Although personal data collection practices have been described in P3P using an application-specific XML tagset, there are benefits to using a general metadata model for this data. The structure of P3P policies can be interpreted as an RDF model. Using a metadata schema to describe the semantics of privacy practice descriptions will permit privacy practice data to be used along with other metadata in a query during resource discovery, and will permit a generic software agent to act on privacy metadata using the same techniques as used for other descriptive metadata. Extensions to P3P that describe the specific data elements collected by a site could use RDF Schema to further specify how those data elements are used.

2. Classes and Properties

An RDF Schema is expressed by the data model described in the RDF Model and Syntax [RDFMS] specification. The schema description language is simply a set of resources and properties defined by the RDF Schema Specification and implicitly part of every RDF model using the RDF schema machinery.

This document specifies the RDF Schema mechanism as a set of RDF resources (including classes and properties), and constraints on their relationships. The abstract RDF Schema core vocabulary can be used to make RDF statements defining and describing application-specific vocabularies such as the Dublin Core Element Set.

2.1. The Type System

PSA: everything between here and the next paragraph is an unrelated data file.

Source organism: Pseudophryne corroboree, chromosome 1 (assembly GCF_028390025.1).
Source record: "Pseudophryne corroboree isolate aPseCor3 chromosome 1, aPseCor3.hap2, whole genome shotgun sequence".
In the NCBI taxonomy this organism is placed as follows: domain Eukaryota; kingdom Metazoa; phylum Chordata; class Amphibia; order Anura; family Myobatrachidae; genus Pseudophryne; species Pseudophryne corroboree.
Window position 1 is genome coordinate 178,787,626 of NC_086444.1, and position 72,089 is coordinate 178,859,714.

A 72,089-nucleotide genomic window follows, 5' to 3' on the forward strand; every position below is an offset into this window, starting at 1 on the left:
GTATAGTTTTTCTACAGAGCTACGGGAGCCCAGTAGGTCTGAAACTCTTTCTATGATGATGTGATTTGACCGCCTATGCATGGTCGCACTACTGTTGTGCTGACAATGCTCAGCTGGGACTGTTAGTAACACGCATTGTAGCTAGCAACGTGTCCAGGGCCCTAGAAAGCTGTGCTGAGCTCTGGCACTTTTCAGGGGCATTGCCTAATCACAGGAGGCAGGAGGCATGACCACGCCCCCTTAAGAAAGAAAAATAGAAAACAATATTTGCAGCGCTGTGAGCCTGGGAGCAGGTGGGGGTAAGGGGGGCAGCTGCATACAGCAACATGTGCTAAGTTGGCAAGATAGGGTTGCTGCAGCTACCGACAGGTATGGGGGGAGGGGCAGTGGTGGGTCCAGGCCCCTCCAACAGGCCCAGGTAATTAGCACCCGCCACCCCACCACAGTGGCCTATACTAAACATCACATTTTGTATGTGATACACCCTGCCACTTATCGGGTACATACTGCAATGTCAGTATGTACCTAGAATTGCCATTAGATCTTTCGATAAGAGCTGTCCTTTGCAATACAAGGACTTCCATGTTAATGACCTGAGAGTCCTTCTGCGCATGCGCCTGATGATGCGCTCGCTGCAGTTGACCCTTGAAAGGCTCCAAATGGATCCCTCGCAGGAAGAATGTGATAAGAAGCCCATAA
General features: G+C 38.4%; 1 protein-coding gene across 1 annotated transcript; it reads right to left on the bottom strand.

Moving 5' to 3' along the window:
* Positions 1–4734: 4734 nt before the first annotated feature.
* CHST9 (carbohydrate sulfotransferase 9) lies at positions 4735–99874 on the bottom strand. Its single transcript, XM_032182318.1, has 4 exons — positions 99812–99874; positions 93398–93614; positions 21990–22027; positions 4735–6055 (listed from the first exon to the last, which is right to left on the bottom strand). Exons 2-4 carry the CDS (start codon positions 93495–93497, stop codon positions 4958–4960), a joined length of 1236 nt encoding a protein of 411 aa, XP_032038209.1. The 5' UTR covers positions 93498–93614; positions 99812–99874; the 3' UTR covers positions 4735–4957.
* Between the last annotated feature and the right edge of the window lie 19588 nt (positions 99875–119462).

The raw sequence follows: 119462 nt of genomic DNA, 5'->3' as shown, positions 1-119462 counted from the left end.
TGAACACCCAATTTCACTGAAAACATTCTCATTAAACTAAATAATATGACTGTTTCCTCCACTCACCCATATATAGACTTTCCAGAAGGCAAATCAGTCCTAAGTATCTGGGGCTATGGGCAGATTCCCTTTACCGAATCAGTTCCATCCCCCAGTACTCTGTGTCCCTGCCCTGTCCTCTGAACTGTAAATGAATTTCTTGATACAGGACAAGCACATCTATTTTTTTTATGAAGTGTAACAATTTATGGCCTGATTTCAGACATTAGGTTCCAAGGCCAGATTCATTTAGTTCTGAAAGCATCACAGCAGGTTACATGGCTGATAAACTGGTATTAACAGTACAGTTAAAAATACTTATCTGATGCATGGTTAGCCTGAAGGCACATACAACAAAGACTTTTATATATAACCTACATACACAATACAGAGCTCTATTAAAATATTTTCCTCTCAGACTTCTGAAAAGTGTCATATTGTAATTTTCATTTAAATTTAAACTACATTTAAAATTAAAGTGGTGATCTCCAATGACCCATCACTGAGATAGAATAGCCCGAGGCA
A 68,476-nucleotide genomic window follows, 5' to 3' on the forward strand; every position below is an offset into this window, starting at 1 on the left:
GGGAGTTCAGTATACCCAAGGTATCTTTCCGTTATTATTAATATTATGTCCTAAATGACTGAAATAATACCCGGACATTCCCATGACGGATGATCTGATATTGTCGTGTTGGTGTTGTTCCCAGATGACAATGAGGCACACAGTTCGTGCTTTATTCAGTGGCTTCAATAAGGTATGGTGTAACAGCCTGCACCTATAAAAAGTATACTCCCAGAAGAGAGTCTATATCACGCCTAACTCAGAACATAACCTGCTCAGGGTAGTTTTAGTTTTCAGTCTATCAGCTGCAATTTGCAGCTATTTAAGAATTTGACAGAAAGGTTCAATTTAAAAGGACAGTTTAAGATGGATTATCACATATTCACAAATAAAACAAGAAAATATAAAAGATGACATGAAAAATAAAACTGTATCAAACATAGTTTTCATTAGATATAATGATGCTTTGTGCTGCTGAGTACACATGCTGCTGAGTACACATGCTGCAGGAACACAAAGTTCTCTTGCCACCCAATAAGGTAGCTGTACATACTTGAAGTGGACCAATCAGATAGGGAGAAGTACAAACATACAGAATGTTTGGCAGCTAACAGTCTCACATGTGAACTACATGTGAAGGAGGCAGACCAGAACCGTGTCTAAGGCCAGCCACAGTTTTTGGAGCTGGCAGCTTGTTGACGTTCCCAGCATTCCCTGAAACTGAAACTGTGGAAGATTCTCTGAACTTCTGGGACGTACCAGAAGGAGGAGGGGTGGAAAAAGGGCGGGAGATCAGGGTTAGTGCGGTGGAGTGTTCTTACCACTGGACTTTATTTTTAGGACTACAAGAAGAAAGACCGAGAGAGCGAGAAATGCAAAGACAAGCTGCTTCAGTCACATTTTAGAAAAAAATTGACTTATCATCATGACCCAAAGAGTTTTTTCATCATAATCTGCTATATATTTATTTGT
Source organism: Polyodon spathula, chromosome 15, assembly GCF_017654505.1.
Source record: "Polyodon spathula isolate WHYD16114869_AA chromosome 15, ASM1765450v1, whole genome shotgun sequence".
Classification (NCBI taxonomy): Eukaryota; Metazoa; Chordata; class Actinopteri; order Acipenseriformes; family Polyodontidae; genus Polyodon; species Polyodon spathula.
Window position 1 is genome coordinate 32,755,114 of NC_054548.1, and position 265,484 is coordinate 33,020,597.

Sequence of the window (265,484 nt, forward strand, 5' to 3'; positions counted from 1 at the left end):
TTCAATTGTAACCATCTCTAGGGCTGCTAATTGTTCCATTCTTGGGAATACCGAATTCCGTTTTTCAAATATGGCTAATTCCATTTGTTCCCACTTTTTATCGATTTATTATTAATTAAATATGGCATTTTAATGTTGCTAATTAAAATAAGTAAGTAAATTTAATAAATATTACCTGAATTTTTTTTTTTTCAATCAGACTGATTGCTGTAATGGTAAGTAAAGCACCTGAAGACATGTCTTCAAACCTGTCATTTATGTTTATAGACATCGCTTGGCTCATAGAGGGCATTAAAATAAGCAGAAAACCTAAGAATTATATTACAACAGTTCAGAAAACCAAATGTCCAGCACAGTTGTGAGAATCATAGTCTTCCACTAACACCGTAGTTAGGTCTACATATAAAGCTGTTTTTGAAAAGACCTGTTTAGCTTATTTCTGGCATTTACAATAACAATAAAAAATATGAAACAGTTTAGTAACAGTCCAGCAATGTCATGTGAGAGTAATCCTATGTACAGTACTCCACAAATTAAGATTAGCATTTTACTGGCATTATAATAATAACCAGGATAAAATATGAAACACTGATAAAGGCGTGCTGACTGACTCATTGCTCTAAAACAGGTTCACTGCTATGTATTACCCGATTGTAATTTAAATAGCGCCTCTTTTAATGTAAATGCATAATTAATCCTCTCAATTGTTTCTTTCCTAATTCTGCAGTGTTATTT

The RDF Schema defined in this specification is a collection of RDF resources that can be used to describe properties of other RDF resources (including properties) which define application-specific RDF vocabularies. The core schema vocabulary is defined in a namespace informally called 'rdfs' here, and identified by the URI reference http://www.w3.org/2000/01/rdf-schema#. This specification also uses the prefix 'rdf' to refer to the core RDF namespace http://www.w3.org/1999/02/22-rdf-syntax-ns#.

As described in the RDF Model and Syntax specification [RDFMS], resources may be instances of one or more classes; this is indicated with the rdf:type property. Classes themselves are often organized in a hierarchical fashion, for example a class Dog might be considered a subclass of Mammal which is a subclass of Animal, meaning that any resource which is of rdf:type Dog is also considered to be of rdf:type Animal. This specification describes a property, rdfs:subClassOf, to denote such relationships between classes.

The RDF Schema type system is similar to the type systems of object-oriented programming languages such as Java. However, RDF differs from many such systems in that instead of defining a class in terms of the properties its instances may have, an RDF schema will define properties in terms of the classes of resource to which they apply. This is the role of the rdfs:domain and rdfs:range constraints described in Section 3. For example, we could define the author property to have a domain of Book and a range of Literal, whereas a classical OO system might typically define a class Book with an attribute called author of type Literal. One benefit of the RDF property-centric approach is that it is very easy for anyone to say anything they want about existing resources, which is one of the architectural principles of the Web [BERNERS-LEE98].

This specification anticipates the development of a set of classes corresponding to a set of datatypes. This specification does not define any specific datatypes, but does note that datatypes may be used as the value of the rdfs:range property.

2.1.1. Figure 1: Classes and Resources as Sets and Elements